This past weekend was the annual Fly Fishing Show event in Lancaster, Pa, and it was my second year tying at this show. For the the last couple months, I've had little to no time to tie flies at home, so with a couple days dedicated to tying flies and telling lies, I was pretty excited.
This year I made a slight change to my 'packing' - I picked out a couple of classic flies that I wanted to tie, as well as finish up some smaller stuff for a few swaps I'm participating in on various forums. All in all this made for a much lighter commute on the train from Philly on Saturday morning.
|Display flies in the box, materials in the bag.|
Got to the show on Saturday morning, pulled out my trusty Cottarelli vise and tried to clamp it to the table, but no dice! Some how the tables this year were slightly deeper and I couldnt stretch the clamp out any further than it alreadywas....bummer....
I took a walk around the floor and came across the Regal booth, manned by John Blackmer and Mr. Silverfish himself, Steve Silverio. It was the first time I'd met either of these folks (both great guys btw), despite regularly tying at the Fly Fishing Show and International Fly Tying Symposium for the last few years. I talked with John for a bit and asked if he had a clamp I could borrow that would fit the table. Luckily, for me, Regal had recently introduced a 'wider' clamp, so we brought it over to my table and tried it out. Sure, it fit the table, but the stem of my vise was too short and too narrow and didnt hold well at all....bummer again. John came to the rescue with a loaner vise for the clamp and I was all set to go tying my little nymphs and Green Butt Skunks for the swaps.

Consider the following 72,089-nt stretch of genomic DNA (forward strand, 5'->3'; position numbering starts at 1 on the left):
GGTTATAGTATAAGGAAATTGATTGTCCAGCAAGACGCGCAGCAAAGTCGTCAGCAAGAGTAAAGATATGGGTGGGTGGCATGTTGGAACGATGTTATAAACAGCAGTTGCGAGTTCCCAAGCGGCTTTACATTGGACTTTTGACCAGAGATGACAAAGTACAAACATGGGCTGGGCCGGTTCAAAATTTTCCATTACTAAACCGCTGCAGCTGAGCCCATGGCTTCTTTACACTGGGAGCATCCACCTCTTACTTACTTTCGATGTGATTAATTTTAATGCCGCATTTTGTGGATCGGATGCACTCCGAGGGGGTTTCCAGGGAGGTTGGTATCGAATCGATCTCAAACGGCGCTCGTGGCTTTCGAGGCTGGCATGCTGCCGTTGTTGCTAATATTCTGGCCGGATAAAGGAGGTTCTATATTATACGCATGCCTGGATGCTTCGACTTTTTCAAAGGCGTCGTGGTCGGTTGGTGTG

|Hare and Copper Variants tied by Eunan Hendron|
|Green Butt Skunk variants tied by Eunan Hendron|
Now, truth be told, I'd long been considering buying another vise, though not necessarily right now, or right there at the show either. But the more I used the Regal, the more I liked it. I tried the traditional jaws and the big game jaws for the size 4 steelhead hooks. I liked the traditional jaws better as both hooks fit snugly into the vise and it held both styles of hooks with a 'bulldog' grip!
Most of Saturday morning John would stop by and see how I was doing and asking what I thought, and I found it very difficult to come up with any faults with the vise, aside from liking the traditional jaws better for my tying needs at the show. He told me there was a good chance I could get a nice deal on a new vise if that was the route I wanted to go.
Over lunch and a beer I considered the vise an came to the conclusion that I needed this new vise. Back to the Regal booth I marched, told John what I wanted and he set me up with a nice deal we were both happy with! So I hit up the ATM, and picked up my new Regal vise (Traditional jaws, brass base) with a day and a half of the show to spare. The entire rest of the time I tied all my flies on the new Regal, even a hat pin on a 2/0 hook, in the traditional jaws with no hook slippage whatsoever.
|Tom Tickler Hat Pin tied by Eunan Hendron|
Needless to say, I'm pretty chuffed with the vise, and with the great deal I got from John, and I'm happy to be part of the Regal tyer community.
The new Regal traditional jaws will be perfect for those smaller winged wets, Rangeley Style streamers and other fishing flies I tie - those smaller hooks just weren't as comfortable or accessible to tie on in the bigger Cottarelli.
Aside from the vise, I met a ton of great folks who stopped by to talk flies at my table as well as some old and new friends at show. It's always been fun for me to go to these shows, and now that I've done this year's events, the tying spark has been reignited in me to get more flies tied up.
As show season winds down, I'm already looking forward to next season. Hopefully you'll catch me at the International Fly Tying Symposium, Fly Fishing Shows, as well as the Art of the Angler show later this year. I'm also going to be tying flies again at the Sporting Gentleman fly shop in Media, Pa towards the end of the summer, most likely rattling out some early season steelhead patterns in anticipation of the start of steelies in the Fall.